• Camp Denali guests have a bit more solitude in their cabins, and also get water from spigots nearby, use meticulously maintained private outhouses, and have access to modern shared shower facilities and flush toilets at the central building. North Face guest rooms are joined by a common veranda, but each has its own private bathroom with flush toilet and shower.
  • North Face has up to 30 guests and Camp Denali has up to 38.

Amenities

Hotel Features

  • Historic tradition as a homestead claim in 1951
  • 18 privately situated timber-frame and log cabins
  • Recreational equipment to borrow - bikes, canoes, day packs, fishing gear
  • Retail sales area - field guides, books, outdoor gear, fishing licenses
  • Strong commitment to sustainability, including a preference for locally grown and organic products, an on site greenhouse, and outdoor gardens, renewable energy systems, "green" guest amenities, cleaning, and building products, and great care to reuse and recycle
  • Extra rain gear provided

Room Features

  • 18 refined rustic cabins within a 3 to 7-minute walk of Camp Denali’s core buildings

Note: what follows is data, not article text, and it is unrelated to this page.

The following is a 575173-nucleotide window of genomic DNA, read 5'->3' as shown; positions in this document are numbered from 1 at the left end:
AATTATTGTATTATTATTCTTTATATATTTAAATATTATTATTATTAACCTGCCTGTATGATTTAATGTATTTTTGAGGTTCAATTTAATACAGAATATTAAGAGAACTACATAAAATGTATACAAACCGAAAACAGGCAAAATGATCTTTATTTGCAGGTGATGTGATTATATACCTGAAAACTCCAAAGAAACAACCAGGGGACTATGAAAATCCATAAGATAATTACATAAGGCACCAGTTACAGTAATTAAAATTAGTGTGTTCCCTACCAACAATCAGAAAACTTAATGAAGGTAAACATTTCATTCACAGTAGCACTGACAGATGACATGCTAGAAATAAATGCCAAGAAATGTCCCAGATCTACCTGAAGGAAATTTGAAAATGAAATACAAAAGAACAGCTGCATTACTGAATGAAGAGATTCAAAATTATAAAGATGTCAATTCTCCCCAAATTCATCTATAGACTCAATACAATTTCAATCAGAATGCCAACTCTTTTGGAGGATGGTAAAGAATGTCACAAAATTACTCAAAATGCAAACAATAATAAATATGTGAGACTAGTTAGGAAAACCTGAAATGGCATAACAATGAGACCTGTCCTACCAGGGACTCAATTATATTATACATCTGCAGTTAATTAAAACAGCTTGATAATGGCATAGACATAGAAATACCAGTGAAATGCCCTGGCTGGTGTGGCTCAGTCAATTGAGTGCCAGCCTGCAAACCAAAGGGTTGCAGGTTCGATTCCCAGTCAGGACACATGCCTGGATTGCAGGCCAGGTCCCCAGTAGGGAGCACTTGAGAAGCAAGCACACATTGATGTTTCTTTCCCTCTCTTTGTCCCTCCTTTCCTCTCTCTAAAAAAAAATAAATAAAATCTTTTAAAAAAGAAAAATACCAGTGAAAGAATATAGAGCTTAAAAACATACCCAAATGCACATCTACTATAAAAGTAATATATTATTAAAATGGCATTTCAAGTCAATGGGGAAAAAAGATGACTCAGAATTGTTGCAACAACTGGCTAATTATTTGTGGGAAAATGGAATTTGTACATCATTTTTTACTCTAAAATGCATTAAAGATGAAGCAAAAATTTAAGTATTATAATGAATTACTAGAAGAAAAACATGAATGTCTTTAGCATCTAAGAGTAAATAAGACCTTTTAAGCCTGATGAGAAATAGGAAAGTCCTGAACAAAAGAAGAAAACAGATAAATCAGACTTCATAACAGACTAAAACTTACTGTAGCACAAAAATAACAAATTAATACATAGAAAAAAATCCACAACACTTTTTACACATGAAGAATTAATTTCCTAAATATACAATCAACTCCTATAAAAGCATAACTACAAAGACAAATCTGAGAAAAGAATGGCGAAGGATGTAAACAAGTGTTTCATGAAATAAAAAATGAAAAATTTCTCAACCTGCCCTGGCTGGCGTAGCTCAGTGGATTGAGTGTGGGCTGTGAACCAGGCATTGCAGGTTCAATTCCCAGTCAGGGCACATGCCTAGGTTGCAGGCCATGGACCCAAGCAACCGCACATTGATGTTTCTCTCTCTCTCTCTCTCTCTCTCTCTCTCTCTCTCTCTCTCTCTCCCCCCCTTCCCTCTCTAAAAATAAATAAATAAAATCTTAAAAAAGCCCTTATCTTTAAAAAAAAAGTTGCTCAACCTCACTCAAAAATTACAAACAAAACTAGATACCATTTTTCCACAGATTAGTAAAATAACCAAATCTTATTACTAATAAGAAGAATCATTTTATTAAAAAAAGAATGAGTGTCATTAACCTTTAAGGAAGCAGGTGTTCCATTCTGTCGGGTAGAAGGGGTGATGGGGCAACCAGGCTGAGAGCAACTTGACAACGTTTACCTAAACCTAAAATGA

• Wood stove for heat
  • Water piped to nearby each cabin
  • Wall-mounted propane lights and propane hot plate for heating water
  • Individual outhouse
  • Patchwork quilts handcrafted by staff and complemented by selected artwork of Alaskan artists

Getting There

Lodge
Mile 89.1 Denali Park Rd
Denali National Park, AK 99755

From Anchorage Airport: International airport to Muldoon Road to Glenn Highway to North Parks Highway (AK NO. 3). Turn left into Denali National Park at Mile 237 Parks Highway. Follow the park road to the roundabout and follow the signs to the Railroad Depot for transfer to a marked blue/white, lettered Camp Denali/North Face Lodge bus for the 6 1/2-hour drive (including picnic dinner) into the park.

From Fairbanks Airport: Airport Way to South Parks Highway (AK NO. 3) Turn right into Denali National Park at Mile 237 Parks Highway. Follow the park road to the roundabout and follow the signs to the Railroad Depot for transfer to a marked blue/white, lettered Camp Denali/North Face Lodge bus for the 6 1/2-hour drive (including picnic dinner) into the park.

Driving Directions

Prices & Dates

Season May 31 - Sept 9
Rates 3 nights // $1965 adult | Friday, Saturday & Sunday nights
4 nights // $2620 adult | Monday, Tuesday, Wednesday & Thursday nights
1 week // $4585 adult | Begin on either a Friday or Monday
Rate Notes Child rate applies to children under 12 years
We do not offer one or two night stays
Prices do not include taxes & fees

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Camp Denali